The medieval fortifications of Ripley Castle were built to provide protection from marauding Scots, but later baronets added a tower and a mansion house. Continental influences from the family’s grand tours are reflected in the Venetian chandeliers and the Italian plasterwork ceilings and statuary. Most fascinating of all are the tower rooms: the library, with its huge table, 5,000 books and the 1386 foundation charter of Mount Grace Priory; above it, the Tower Room, with a fabulous plasterwork ceiling, where James I slept in 1603; and, on the third storey, the gem of the castle, the perfectly preserved Knight’s Chamber of 1555. The colourful and eccentric Ingilbys have lived at Ripley Castle since the 1320s, when Thomas Ingilby married Edeline Thweng, heiress to the estate. Thomas saved the life of Edward III when he was attacked by a wounded boar while hunting, and was rewarded with a knighthood, but the Ingilby’s Catholicism later cost them dear. Sir William joined the conspirators in the ‘Pilgrimage of Grace’ and was saved from execution by Henry VIII only because he had advised against taking action. His son, Francis, trained as a Jesuit priest in the seminary at Rheims, returning to England in 1584; captured two years later, he was convicted of treason and hung, drawn and quartered at York. Beatified in 1987, he is the only Ingilby likely to become a saint. His brother William narrowly avoided execution for treason when he was unjustly implicated in the Gunpowder Plot. Loyalty to the Crown proved equally hazardous: Sir William was fined over £700 for ‘delinquency’ in supporting Charles I during the Civil War, and his son briefly fled into exile with James II.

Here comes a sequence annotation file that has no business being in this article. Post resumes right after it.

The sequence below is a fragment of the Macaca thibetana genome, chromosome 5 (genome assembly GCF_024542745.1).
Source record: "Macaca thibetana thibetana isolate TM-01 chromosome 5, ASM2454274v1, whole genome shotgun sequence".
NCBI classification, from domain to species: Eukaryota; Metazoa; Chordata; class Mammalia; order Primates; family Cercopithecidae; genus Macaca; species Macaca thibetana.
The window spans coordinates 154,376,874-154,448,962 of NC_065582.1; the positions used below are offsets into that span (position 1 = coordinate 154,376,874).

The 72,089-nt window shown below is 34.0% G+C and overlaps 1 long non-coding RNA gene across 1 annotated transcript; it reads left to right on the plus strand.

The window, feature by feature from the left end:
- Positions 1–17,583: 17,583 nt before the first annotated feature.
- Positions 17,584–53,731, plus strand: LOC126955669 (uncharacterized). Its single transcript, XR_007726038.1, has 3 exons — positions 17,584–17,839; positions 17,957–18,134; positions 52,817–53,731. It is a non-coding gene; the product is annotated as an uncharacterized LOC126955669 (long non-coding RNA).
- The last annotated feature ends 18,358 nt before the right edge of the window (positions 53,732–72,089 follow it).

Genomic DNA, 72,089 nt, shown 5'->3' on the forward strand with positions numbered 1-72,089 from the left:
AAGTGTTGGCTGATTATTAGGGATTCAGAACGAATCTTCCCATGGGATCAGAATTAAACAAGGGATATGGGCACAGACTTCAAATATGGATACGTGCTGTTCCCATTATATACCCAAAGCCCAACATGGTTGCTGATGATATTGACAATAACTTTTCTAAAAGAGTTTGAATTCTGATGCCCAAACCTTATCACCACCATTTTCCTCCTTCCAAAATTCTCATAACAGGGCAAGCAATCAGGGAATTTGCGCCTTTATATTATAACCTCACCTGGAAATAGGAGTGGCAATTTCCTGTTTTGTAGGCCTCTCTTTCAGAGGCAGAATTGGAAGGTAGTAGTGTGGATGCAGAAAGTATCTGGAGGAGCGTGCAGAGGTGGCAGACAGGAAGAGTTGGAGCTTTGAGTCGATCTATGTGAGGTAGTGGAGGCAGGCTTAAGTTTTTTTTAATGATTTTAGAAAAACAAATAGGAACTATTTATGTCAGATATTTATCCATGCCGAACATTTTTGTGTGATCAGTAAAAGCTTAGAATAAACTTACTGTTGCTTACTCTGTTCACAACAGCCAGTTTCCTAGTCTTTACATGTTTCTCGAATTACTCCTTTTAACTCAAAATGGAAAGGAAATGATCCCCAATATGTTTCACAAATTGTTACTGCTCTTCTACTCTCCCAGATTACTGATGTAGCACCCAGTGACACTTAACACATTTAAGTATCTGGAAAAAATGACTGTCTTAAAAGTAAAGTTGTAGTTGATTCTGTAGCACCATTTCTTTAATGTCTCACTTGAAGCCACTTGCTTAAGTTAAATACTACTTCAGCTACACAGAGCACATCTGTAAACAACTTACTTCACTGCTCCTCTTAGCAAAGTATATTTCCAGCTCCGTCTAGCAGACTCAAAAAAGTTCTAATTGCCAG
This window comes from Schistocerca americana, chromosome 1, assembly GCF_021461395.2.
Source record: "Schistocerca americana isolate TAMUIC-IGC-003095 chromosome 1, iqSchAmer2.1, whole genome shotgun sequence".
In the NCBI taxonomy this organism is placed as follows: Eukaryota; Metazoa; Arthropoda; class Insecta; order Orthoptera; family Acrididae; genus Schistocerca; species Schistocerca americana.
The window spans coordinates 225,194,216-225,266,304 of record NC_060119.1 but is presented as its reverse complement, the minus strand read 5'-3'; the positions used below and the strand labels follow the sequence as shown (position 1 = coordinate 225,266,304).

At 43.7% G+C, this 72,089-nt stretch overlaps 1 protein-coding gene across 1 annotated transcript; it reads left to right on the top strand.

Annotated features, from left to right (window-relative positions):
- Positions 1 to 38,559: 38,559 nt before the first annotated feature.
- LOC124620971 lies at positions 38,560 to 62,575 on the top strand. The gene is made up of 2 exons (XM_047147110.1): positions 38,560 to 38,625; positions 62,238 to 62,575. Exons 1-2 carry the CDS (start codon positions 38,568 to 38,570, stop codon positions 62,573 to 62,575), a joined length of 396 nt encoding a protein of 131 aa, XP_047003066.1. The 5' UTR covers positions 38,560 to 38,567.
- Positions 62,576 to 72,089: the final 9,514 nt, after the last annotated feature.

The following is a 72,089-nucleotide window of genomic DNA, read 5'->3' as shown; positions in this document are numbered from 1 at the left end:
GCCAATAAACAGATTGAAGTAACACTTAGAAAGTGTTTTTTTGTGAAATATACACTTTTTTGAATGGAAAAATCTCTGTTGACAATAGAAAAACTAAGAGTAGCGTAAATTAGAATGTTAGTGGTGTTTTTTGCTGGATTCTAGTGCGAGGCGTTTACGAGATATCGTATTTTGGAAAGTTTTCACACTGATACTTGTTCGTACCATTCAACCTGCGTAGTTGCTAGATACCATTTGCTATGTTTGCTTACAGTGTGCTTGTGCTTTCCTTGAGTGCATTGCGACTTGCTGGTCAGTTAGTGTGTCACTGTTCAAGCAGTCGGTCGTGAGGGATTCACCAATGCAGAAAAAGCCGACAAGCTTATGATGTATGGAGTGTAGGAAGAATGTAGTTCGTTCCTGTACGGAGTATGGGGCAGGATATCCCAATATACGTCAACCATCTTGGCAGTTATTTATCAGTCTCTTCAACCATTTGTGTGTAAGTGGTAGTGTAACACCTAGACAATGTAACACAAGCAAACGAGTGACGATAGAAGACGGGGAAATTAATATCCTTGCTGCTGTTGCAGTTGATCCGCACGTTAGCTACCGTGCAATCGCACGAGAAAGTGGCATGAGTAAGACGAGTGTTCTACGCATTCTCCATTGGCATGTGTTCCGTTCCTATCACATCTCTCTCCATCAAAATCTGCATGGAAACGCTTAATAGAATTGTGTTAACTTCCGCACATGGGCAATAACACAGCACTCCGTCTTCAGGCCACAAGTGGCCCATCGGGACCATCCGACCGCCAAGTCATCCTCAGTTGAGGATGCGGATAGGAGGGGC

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Facilities – at a glance
Assist dogs allowed
- Parking onsite
- Parking nearby
- Two castle rooms on view are upstairs
- Facilities: Mobility buggy for hire, audio loop
- Accessible toilets
- Opening Times: Gardens open daily 9-5, winter 9-4 (last entry 30mins prior to close); Castle open Jan-Feb & Dec for pre-booked tours only; Mar, wknds only, tours at 11, 12.30 & 2; Apr-Sep daily; Oct-Nov, wknds only (daily in Oct half term)
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About The area
Discover North Yorkshire
North Yorkshire, with its two National Parks and two designated Areas of Outstanding Natural Beauty, is England’s largest county and one of the most rural. This is prime walking country, from the heather-clad heights of the North York Moors to the limestone country that is so typical of the Yorkshire Dales – a place of contrasts and discoveries, of history and legend.
The coastline offers its own treasures, from the fishing villages of Staithes and Robin Hood Bay to Scarborough, one time Regency spa and Victorian bathing resort. In the 1890s, the quaint but bustling town of Whitby provided inspiration for Bram Stoker, who set much of his novel, Dracula, in the town. Wizarding enthusiasts head to the village of Goathland, which is the setting for the Hogwarts Express stop at Hogsmeade station in the Harry Potter films.
York is a city of immense historical significance. It was capital of the British province under the Romans in AD 71, a Viking settlement in the 10th century, and in the Middle Ages its prosperity depended on the wool trade. Its city walls date from the 14th century and are among the finest in Europe. However, the gothic Minster, built between 1220 and 1470, is York’s crowning glory.
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